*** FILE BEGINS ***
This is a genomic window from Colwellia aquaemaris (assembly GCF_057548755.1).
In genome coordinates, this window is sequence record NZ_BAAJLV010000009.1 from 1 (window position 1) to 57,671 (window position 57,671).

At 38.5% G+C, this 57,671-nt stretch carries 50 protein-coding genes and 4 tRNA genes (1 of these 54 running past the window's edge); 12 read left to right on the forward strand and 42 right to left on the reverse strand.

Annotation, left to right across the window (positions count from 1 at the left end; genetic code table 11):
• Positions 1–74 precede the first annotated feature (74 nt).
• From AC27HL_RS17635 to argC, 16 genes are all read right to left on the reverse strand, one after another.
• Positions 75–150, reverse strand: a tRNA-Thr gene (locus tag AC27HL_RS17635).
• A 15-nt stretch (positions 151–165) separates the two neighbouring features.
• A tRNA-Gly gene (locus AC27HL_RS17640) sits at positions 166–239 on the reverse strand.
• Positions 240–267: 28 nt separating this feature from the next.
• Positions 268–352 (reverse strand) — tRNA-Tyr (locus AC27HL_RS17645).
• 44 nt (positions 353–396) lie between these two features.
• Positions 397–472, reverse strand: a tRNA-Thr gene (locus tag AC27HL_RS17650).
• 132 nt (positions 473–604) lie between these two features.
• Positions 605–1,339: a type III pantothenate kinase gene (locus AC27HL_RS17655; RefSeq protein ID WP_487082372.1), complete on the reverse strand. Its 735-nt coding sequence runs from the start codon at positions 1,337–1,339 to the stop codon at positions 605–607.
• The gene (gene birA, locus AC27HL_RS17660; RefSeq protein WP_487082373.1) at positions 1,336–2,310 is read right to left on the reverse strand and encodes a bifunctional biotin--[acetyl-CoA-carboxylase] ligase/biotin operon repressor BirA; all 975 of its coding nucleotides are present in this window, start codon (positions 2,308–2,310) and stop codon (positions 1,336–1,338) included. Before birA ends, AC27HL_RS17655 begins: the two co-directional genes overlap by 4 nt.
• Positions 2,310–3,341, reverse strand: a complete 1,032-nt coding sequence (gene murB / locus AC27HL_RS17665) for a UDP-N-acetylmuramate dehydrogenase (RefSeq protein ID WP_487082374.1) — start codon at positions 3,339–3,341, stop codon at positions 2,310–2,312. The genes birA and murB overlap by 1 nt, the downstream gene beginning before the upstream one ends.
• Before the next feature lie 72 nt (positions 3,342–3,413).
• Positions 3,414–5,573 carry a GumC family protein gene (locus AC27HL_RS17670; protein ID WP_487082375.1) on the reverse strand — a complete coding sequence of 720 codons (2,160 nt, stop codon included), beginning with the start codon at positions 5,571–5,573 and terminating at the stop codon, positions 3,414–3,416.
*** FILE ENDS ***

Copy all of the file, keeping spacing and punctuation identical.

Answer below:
This is a genomic window from Colwellia aquaemaris (assembly GCF_057548755.1).
In genome coordinates, this window is sequence record NZ_BAAJLV010000009.1 from 1 (window position 1) to 57,671 (window position 57,671).

At 38.5% G+C, this 57,671-nt stretch carries 50 protein-coding genes and 4 tRNA genes (1 of these 54 running past the window's edge); 12 read left to right on the forward strand and 42 right to left on the reverse strand.

Annotation, left to right across the window (positions count from 1 at the left end; genetic code table 11):
• Positions 1–74 precede the first annotated feature (74 nt).
• From AC27HL_RS17635 to argC, 16 genes are all read right to left on the reverse strand, one after another.
• Positions 75–150, reverse strand: a tRNA-Thr gene (locus tag AC27HL_RS17635).
• A 15-nt stretch (positions 151–165) separates the two neighbouring features.
• A tRNA-Gly gene (locus AC27HL_RS17640) sits at positions 166–239 on the reverse strand.
• Positions 240–267: 28 nt separating this feature from the next.
• Positions 268–352 (reverse strand) — tRNA-Tyr (locus AC27HL_RS17645).
• 44 nt (positions 353–396) lie between these two features.
• Positions 397–472, reverse strand: a tRNA-Thr gene (locus tag AC27HL_RS17650).
• 132 nt (positions 473–604) lie between these two features.
• Positions 605–1,339: a type III pantothenate kinase gene (locus AC27HL_RS17655; RefSeq protein ID WP_487082372.1), complete on the reverse strand. Its 735-nt coding sequence runs from the start codon at positions 1,337–1,339 to the stop codon at positions 605–607.
• The gene (gene birA, locus AC27HL_RS17660; RefSeq protein WP_487082373.1) at positions 1,336–2,310 is read right to left on the reverse strand and encodes a bifunctional biotin--[acetyl-CoA-carboxylase] ligase/biotin operon repressor BirA; all 975 of its coding nucleotides are present in this window, start codon (positions 2,308–2,310) and stop codon (positions 1,336–1,338) included. Before birA ends, AC27HL_RS17655 begins: the two co-directional genes overlap by 4 nt.
• Positions 2,310–3,341, reverse strand: a complete 1,032-nt coding sequence (gene murB / locus AC27HL_RS17665) for a UDP-N-acetylmuramate dehydrogenase (RefSeq protein ID WP_487082374.1) — start codon at positions 3,339–3,341, stop codon at positions 2,310–2,312. The genes birA and murB overlap by 1 nt, the downstream gene beginning before the upstream one ends.
• Before the next feature lie 72 nt (positions 3,342–3,413).
• Positions 3,414–5,573 carry a GumC family protein gene (locus AC27HL_RS17670; protein ID WP_487082375.1) on the reverse strand — a complete coding sequence of 720 codons (2,160 nt, stop codon included), beginning with the start codon at positions 5,571–5,573 and terminating at the stop codon, positions 3,414–3,416.